Nor is it enough for Republicans to advance an alternative that (to quote the poll question) “aims to lower health costs” but otherwise doesn’t do much of anything to “help people get insurance.” In other words, a winning conservative alternative is unlikely to be one that relies on a tax deduction that offers very little to the near-poor who are almost the sole beneficiaries of Obama-care’s taxpayer-funded subsidies—and offers even less to those whom Obama-care has now added to the Medicaid rolls. Such an alternative would do little to help—it might actually make more difficult—the repeal of Obamacare.
The 2017 Project has advanced an alternative that is designed to bring about full repeal. It would end the unfairness in the tax code by offering a refundable tax credit for buying health insurance in the individual market—thereby providing a tax break that’s much like the one available to everyone in the employer-based market. It would solve the problem of expensive preexisting conditions by funding state-run high-risk pools and including a few commonsense regulations that would allow those, for example, who move from the employer market to the individual market to do so without getting charged more for a condition that was previously covered. It would save taxpayers money and make it possible for any American who wants to buy health insurance to do so. It would lower health costs by limiting the role of middlemen (whether insurers or the government) and by letting people shop for value. It would let Americans keep their plans if they like them, and in general respect their liberty. And it would repeal every last letter of Obamacare.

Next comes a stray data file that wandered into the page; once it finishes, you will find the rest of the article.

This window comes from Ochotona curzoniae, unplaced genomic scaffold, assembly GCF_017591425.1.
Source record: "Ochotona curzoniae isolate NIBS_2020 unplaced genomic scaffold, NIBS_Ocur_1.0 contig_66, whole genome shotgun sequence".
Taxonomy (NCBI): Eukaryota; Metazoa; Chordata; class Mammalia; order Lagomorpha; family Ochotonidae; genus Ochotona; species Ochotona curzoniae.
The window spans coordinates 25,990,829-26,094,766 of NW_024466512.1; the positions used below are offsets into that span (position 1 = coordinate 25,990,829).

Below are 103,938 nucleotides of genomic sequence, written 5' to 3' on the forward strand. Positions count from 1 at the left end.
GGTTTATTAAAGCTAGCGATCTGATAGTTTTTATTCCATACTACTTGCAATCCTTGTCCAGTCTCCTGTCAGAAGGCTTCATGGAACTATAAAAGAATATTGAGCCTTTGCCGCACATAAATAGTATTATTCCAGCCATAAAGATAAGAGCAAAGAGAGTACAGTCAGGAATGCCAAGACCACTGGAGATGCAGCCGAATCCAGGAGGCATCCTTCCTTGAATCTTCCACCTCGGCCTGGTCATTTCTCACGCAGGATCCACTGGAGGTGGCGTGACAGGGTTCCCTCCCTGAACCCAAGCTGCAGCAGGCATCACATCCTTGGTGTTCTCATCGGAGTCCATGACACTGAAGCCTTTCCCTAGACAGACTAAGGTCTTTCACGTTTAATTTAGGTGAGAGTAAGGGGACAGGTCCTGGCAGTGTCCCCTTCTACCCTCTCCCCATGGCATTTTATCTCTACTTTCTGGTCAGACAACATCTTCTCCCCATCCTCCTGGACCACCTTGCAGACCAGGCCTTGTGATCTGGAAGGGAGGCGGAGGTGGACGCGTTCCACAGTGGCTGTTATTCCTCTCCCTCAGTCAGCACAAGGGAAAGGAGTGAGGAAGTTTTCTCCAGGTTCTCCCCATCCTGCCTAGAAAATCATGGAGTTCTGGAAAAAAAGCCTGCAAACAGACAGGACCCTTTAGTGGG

Polling shows Americans reject Obamacare. It shows they would prefer a conservative alternative to Obama-care. That preference should cause conservatives to take heart. Now they just need to take action.
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